Moving and Arriving!
I'd had French lessons from a young French woman on a one-to-one basis every week for our final three months in England. This was to boost my "O" level French from many years ago and was the French I'd been speaking quite happily on all of our travels into France over the previous years, despite my grammar being a bit hit and miss by that time. I enjoyed speaking French and she'd told me I had a good accent (it seems everyone I've spoken to has been told this, probably to boost morale !!) - so I was innocently confident.
I'd always tried to learn at least a snippet of the languages of the many countries that we'd meandered into throughout Europe, so I'd been able to manage all the necessary touristy stuff in Italy, Spain, Portugal and even Slovenia but it's all disappeared through the sieve of my memory now. However, it was all good fun at the time. I could never get to grips with German but that is where Terry came into his own as he'd been in the Army for nearly seven years and had served in Germany (and several other countries) during his services period.
Terry had finished working his notice on 22nd December 2003 and after Christmas we held a big family get-together at a country restaurant for all those who could make it. Not everyone could as I had a daughter still in Australia, Terry's daughter was in Jersey and his son in America - but we still managed a good gathering including all the grandchildren. We also had get-togethers with various close friends around this same sort of time.
Before we knew it, the 12th January 2004 arrived - the day we were leaving England. The removals company was very efficient and we experienced no problems. We'd bought ourselves a trailer as we knew we'd need it for buying building materials once living in France and we filled it with various essential items in case the removals lorry was delayed.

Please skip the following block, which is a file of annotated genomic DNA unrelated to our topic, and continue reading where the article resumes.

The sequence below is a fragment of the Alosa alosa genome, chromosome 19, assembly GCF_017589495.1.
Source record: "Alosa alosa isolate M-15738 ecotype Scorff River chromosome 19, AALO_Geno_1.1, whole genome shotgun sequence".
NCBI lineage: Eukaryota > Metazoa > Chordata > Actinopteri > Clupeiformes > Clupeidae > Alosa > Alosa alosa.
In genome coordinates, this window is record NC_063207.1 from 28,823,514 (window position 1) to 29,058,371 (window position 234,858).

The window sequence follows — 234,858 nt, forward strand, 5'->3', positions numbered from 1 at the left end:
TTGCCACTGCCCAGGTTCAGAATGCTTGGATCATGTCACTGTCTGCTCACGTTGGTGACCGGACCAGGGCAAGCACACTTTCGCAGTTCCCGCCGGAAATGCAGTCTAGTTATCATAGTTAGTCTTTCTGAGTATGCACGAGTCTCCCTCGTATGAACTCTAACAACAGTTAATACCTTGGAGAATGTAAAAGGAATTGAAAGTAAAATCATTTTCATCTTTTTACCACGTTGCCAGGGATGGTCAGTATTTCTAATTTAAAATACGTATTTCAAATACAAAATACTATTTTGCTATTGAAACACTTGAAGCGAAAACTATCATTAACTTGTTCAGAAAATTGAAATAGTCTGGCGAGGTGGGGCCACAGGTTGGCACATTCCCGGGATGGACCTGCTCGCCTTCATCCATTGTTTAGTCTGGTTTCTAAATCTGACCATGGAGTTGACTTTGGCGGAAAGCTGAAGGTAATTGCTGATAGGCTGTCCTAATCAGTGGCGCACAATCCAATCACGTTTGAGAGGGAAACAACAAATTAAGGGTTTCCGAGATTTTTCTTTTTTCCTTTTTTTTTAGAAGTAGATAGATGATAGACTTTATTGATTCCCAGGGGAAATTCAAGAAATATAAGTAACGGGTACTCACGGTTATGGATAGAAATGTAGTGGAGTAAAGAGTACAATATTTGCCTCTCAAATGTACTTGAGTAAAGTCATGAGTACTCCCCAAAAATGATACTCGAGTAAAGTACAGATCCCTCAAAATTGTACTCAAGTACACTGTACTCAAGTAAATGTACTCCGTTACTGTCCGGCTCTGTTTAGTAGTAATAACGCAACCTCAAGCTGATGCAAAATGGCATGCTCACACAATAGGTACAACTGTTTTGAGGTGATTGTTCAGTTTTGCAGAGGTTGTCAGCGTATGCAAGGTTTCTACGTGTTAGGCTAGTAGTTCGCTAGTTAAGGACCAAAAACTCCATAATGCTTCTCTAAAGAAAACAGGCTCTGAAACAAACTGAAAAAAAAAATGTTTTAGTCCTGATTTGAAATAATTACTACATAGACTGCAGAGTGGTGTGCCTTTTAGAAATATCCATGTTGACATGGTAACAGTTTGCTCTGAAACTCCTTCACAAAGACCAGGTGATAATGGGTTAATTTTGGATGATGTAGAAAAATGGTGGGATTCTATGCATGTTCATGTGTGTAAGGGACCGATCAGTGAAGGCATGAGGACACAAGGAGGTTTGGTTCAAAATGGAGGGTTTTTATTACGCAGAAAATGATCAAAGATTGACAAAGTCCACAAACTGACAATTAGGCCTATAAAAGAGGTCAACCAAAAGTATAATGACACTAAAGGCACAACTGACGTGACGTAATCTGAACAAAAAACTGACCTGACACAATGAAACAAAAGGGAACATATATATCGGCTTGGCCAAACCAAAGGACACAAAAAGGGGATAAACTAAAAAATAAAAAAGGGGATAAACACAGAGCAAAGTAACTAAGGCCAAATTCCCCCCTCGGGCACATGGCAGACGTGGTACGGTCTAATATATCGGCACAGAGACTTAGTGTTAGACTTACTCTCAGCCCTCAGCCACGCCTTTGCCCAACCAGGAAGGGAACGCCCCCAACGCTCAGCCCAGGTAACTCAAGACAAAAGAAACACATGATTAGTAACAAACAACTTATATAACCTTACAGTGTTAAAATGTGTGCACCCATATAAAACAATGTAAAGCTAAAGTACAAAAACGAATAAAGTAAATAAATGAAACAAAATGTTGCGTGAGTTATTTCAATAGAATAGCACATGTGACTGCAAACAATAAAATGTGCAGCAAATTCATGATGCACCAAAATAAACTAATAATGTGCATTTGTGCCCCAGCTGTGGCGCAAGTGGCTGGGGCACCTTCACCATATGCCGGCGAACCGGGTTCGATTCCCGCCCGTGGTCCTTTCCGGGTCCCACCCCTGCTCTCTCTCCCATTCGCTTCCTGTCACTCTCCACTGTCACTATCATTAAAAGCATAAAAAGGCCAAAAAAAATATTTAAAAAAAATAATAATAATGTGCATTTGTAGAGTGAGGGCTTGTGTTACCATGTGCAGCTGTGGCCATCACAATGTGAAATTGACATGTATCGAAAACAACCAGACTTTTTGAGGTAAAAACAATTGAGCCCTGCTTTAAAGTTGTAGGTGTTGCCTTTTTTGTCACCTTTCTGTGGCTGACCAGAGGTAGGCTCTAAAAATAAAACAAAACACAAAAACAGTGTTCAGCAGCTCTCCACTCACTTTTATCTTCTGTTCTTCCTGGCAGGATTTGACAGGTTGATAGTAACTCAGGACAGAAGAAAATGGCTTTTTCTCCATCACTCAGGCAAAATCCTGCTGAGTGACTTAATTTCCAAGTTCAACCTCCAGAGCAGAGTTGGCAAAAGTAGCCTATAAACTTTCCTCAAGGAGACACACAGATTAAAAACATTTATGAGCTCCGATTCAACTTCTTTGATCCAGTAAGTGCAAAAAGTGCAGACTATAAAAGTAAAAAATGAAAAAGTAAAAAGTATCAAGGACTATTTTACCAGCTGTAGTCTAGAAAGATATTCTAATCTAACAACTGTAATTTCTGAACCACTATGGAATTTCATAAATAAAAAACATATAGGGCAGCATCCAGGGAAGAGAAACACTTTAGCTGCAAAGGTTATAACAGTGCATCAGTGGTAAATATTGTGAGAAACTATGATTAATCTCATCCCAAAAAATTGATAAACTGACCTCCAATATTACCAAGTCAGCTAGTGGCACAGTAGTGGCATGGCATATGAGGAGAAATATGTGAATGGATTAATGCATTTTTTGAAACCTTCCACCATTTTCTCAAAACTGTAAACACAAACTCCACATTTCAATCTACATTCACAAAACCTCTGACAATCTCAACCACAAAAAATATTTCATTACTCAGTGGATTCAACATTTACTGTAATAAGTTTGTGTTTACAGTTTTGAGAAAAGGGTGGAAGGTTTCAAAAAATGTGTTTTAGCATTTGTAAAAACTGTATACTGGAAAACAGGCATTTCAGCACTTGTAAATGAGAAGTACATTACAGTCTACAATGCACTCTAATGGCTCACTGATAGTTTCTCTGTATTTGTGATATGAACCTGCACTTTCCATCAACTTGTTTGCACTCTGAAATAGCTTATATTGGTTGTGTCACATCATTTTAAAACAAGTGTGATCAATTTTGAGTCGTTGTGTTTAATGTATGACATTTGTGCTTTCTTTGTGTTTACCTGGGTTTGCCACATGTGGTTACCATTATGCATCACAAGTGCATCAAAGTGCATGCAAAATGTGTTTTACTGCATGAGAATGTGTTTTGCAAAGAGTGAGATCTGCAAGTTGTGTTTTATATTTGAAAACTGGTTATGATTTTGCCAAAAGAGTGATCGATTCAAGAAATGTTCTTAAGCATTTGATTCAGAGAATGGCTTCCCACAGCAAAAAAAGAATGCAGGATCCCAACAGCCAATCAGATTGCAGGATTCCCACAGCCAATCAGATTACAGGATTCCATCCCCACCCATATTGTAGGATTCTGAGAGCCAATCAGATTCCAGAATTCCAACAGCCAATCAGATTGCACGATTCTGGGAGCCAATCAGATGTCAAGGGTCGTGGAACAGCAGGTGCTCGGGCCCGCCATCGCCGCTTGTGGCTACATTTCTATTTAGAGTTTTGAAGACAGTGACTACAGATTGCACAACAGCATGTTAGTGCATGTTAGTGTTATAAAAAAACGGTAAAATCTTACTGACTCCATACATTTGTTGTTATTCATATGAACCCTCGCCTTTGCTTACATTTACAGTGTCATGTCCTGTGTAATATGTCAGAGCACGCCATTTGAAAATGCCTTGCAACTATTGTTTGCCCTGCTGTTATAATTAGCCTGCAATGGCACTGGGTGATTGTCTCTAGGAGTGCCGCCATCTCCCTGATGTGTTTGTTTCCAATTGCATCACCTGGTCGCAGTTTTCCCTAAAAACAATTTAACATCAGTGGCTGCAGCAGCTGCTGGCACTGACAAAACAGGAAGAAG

My daughters came round before we departed - hugs, tears, promises and reassurances - that final farewell was hard.
The docks were only a twelve minutes drive from our English home and we boarded the ferry about midday. The weather was extremely stormy and the sea was running high when the captain announced that he had a "window in the weather" and was sailing a little earlier than scheduled or we wouldn't get away at all. Fortunately the lorry was on the same boat, as we heard later that all subsequent sailings had been stopped - the sea was so rough. Good job we are both good sailors! Lots of people were lying about on the floors, clearly not very comfortable but we ate a good lunch ready for the drive after we'd landed.
It was blowing a gale when we arrived in France and once on the road, high winds and driving rain buffeted our trailer about behind us. We stopped for the night just north of Orléans, then were back on the road again in the morning. It was still wild and windy and as we trundled our way along the N145 I spotted that the tarpaulin had come adrift and was wildly flapping about in the wind so we pulled into a lay-by. As we were leaping about battling the wind and rain to catch the tarp and tie it down, a gendarmes' car pulled in alongside us and the nearest gendarme lowered his window and asked if we were alright. Because excitement had again set in, I explained what had happened then with a happy smile, told him we were on our way to move into our French home. He looked at me for a long moment, then smiled, nodded and wished us "Bonne chance" then they took off.
It was still raining heavily when we arrived at our house. In a mad dash we rushed in, opened the shutters and started to unload the trailer. Everything was water-logged including the upright vacuum cleaner - which had an amazing amount of water in it's bag-less cylinder. The kettle was on and were just about sorted out when the removals lorry arrived. Brilliant timing and navigation on their part. Two triple wardrobes wouldn't go up the stairs so one was in the living room and the other in the downstairs bathroom but eventually everything was in the house. The furniture was roughly in the right rooms and piles and piles of boxes were stacked in our useful empty cottage next door.
The firewood that we'd ordered in December had been delivered but instead of into one of the barns that the previous owner had promised to unlock for the farmer's delivery, three cords of wood lay in a huge bonfire-type pile at the end of our barns and it was soaking wet. The previous owner had probably not fancied tearing himself away from the bar to drive the six kilometres to unlock the barn. In our waterproofs and wellies, we piled as much as we could manage into the wheelbarrow and transferred it into a barn so we could have a fire the next day then we collapsed into bed, happy and exhausted.
Utter chaos was all around us but we were here at last. We went to bed with tired but silly grins on our faces.